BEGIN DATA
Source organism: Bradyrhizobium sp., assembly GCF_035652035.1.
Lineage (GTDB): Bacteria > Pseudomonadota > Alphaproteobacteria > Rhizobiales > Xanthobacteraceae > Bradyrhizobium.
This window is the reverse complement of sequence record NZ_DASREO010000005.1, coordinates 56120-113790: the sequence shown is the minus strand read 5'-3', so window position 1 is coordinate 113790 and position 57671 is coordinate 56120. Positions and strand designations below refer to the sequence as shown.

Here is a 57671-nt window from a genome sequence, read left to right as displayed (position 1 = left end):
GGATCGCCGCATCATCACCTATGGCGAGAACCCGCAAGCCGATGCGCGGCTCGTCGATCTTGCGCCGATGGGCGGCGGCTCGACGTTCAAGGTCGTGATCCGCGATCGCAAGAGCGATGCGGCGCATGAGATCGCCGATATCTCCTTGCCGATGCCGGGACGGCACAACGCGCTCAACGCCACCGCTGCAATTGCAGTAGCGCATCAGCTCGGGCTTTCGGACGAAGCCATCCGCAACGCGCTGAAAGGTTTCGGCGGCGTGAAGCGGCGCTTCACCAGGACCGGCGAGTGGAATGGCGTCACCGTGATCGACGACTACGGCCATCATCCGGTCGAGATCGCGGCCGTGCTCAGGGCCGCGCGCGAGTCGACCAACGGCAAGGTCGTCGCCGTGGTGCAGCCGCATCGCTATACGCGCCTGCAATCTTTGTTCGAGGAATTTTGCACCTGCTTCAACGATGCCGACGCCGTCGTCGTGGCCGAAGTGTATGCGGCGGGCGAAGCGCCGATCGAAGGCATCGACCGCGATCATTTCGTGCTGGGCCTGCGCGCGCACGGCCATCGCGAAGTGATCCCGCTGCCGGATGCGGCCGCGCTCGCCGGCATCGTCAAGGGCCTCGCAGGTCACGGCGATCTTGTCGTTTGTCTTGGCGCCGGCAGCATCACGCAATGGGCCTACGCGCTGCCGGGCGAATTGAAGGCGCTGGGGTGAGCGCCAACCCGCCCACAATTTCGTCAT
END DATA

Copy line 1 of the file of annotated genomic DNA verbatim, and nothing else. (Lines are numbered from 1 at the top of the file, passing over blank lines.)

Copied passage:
Source organism: Bradyrhizobium sp., assembly GCF_035652035.1.